Device Porter Simulator, 2000, mixed media, 80 × 80 × 80 cm





S08, 2011, mixed media, 220 × 70 × 70 cm Slovak National Gallery collection From the exhibition Reconstructions, 2015, Slovak National Gallery, Bratislava





S01, 2009, mixed media, 160 × 50 × 23 cm





To God, 2014, mixed media, 60 × 60 × 40 cm





S03, 2010, mixed media, 100 × 100 × 40 cm





Simulator 02, 2012, mixed media, 30 × 30 × 20 cm, edition of 6





sculpture sculpture

sculpture 




S10B, 2016, mixed media, 80 × 80 × 80 cm





S10C, 2016, mixed media, 80 × 80 × 80 cm





S09, 2011, aluminium, plywood, 100 × 100 × 100 cm, edition of 3





S24, 2012, aluminium, 160 × 160 × 160 cm, edition of 6





Cube Connection, 2013, aluminium, 315 × 315 × 315 cm From Unveiling of the Public Sculpture, Košice





Cube Connection, 2013, aluminium, 315 × 315 × 315 cm From Unveiling of the Public Sculpture, Košice





Cube Connection, 2013, aluminium, 315 × 315 × 315 cm From Unveiling of the Public Sculpture, Košice





Cube Connection, 2013, aluminium, 315 × 315 × 315 cm From Unveiling of the Public Sculpture, Košice





Cube Connection, 2013, aluminium, 315 × 315 × 315 cm From Unveiling of the Public Sculpture, Košice





Tyre Tyre

Tyre 




Tyre, 2008, mixed media, 60 × 60 × 20 cm, edition of 6





God is Love God is Love

God is Love 




God Is Love / Boh je láska, 2014, neon, 50 × 350 cm From the installation at St. Elizabeth’s Cathedral, Košice





God Is Love / Boh je láska, 2014, neon, 50 × 350 cm From the installation at St. Elizabeth’s Cathedral, Košice





God Is Love / Boh je láska, 2014, neon, 50 × 350 cm From the installation at St. Elizabeth’s Cathedral, Košice





God Is Love / Boh je láska, 2014, neon, 50 × 350 cm From the installation at St. Elizabeth’s Cathedral, Košice





God Is Love / Boh je láska, 2014, neon, 50 × 350 cm From the installation at St. Elizabeth’s Cathedral, Košice





God Is Love / Boh je láska, 2014, neon, 50 × 350 cm From the installation at St. Elizabeth’s Cathedral, Košice





God Is Love / Boh je láska, 2014, neon, 50 × 350 cm From the installation at St. Elizabeth’s Cathedral, Košice





God Is Love — This sentence, in the form of a neon inscription installed in sacred spaces and galleries, is the strongest declaration, according
to the artist, that conceptual art can generate. It is so self-supporting that it needs no further instruction for reading or interpretation.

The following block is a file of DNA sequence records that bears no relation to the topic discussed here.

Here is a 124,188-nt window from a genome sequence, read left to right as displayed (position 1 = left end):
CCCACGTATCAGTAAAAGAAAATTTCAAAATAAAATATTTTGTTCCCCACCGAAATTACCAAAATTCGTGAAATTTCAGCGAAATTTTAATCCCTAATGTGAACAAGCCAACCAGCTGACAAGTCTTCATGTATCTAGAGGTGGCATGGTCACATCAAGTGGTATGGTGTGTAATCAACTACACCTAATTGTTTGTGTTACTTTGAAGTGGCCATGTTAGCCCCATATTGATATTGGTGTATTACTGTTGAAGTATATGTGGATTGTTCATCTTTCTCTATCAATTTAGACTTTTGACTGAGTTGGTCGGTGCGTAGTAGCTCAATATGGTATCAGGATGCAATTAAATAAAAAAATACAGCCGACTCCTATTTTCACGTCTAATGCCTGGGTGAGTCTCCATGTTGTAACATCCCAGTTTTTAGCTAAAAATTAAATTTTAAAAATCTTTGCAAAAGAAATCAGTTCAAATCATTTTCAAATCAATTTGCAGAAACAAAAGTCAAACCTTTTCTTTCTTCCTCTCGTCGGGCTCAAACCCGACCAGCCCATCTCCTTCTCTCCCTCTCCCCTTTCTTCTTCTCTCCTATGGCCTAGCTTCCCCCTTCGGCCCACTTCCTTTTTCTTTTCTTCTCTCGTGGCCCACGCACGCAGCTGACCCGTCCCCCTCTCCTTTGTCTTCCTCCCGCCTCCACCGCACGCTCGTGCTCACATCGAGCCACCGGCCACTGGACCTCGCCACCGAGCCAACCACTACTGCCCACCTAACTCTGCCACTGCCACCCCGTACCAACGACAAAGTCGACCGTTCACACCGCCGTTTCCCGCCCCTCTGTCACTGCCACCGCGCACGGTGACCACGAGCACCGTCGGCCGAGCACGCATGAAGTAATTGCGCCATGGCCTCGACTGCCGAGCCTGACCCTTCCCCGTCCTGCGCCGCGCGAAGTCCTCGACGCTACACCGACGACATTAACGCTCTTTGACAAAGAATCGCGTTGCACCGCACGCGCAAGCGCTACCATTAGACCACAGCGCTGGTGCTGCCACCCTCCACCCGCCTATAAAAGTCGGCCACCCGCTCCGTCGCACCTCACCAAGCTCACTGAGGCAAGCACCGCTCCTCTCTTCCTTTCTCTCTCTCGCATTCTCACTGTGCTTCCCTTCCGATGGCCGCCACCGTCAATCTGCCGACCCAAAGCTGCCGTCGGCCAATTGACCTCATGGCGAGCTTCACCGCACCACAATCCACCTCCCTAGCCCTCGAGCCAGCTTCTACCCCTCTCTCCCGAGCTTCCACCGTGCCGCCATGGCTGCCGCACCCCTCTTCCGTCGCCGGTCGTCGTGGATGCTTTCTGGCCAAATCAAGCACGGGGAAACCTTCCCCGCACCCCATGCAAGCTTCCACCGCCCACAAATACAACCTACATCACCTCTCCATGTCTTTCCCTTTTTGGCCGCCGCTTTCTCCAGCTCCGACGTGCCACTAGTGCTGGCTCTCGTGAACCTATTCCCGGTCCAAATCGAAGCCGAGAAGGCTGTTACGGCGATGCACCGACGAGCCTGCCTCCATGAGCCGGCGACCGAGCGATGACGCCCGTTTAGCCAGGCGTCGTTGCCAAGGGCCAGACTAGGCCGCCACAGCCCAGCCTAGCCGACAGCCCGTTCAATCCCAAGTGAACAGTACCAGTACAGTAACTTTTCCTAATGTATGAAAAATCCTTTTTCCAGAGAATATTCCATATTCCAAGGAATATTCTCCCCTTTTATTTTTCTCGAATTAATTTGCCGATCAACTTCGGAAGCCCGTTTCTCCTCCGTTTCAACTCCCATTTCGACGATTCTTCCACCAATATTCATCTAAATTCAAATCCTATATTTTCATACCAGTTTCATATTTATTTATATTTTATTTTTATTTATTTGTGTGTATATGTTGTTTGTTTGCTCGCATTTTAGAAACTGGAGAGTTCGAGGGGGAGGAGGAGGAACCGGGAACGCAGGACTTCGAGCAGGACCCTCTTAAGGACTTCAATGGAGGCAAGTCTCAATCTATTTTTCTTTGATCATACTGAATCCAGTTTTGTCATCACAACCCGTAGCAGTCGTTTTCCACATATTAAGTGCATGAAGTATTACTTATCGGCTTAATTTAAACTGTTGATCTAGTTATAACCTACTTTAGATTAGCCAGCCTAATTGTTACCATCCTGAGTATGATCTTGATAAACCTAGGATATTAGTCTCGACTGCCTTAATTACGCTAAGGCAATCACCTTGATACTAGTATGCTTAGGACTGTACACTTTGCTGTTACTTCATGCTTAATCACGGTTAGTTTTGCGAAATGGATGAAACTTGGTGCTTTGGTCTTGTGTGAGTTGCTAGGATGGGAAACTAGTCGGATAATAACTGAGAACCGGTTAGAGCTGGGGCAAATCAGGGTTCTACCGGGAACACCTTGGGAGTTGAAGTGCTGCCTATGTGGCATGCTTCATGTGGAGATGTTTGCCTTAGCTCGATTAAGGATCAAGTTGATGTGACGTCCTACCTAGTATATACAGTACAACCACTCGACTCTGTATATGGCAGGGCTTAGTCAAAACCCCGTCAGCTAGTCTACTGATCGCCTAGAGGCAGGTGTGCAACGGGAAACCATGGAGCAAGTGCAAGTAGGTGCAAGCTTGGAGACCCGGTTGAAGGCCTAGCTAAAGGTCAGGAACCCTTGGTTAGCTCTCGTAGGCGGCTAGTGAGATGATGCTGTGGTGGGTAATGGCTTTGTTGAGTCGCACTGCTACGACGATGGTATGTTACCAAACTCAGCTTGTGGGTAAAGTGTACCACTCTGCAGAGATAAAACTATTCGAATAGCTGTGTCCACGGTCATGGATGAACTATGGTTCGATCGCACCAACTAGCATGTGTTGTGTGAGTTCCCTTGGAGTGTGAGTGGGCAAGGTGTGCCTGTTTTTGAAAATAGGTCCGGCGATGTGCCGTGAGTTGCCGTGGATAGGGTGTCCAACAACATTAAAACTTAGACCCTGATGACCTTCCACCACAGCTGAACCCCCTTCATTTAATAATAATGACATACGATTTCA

The artist therefore does not offer any. The declaration, at first glance sentimental and pathetic, is in essence the ideological foundation of all
religions and spiritual dogmas. In its universal dimension it gives imaginative unity to what are often antagonistic philosophies and professions of faith.
The artist expressed the sentence in three modes of postmodern aesthetic approaches. The final version of the neon inscription, given its
specific content, is installed predominantly in sacred spaces (St. Elizabeth’s Cathedral in Košice and the Church of the Most Sacred Heart of
Our Lord in Prague). The Bratislava archbishopric’s rejection of the installation testifies to the ambivalent connotations that the work evokes.

 

 

 

Finally, a Pretty Curator Finally, a Pretty Curator

Finally, a Pretty Curator 




Finally, a Pretty Curator, 2012, mixed media, various dimensions East Slovakian Gallery collection From the exhibition Connection, East Slovakian Gallery, Košice








 


Red Dot Red Dot

Red Dot 




Black Dot, 2009, spray paint





Black Dot, 2009, spray paint





Red Dot, 2007, spray paint From the exhibition Gross Domestic Product, Prague City Gallery





Red Dot, 2007, spray paint





Red Dot, 2007, spray paint





Don’t Write Anything about Me, You Cunt! Don’t Write Anything about Me, You Cunt!

Don’t Write Anything about Me, You Cunt!  




Don’t Write Anything About Me, You Cunt!, 2007, spray paint From the exhibition SCOOTER – Biennale of Young Art, Trnava This spray paint gesture by the artist is one of a series of short textual messages / statements such as God Navigates Me or I’m Receiving Clear Istructions. The project Don’t Write Anything about Me... reflects the phenomenon of the name as a means of acquiring credit. A curator’s motivation in choosing a particular artist for an exhibition is often only his/her well-known name, with less emphasis placed on the work presented. Frešo adressed his message, in the form of the spray paint on the wall, to an unnamed female curator. His antipathy to her person was made public only verbally among the guests, and solely during the exhibition launch.





God Navigates Me, 2007, spray paint From the exhibition SCOOTER – Biennale of Young Art, Trnava





Important Things, 2007, spray paint





Writings Writings

Writings 







I Was Here — Air Cruiser in Ústí nad Labem showed Frešo, as in other projects from this period, responding to the phenomenon of residential stays. Shortly before the exhibition opened, he sprayed the inscription I Was Here on the wall of the gallery. The message was meant to illustrate a certain mode of ‘East European thinking’, which in the artist’s view could be generalised as an attempt to gain maximum advantage with the minimum effort. This consideration is, according to Frešo, inseparably part of the local art scene. With his inscription on the wall, the artist thus mocked the host gallery, which had guaranteed the project organisationally and financially. At the same time, however, he confessed to ‘East European thinking’, thus openly professing utilitarianism and placing the project on the level of transparent approach and fair conduct.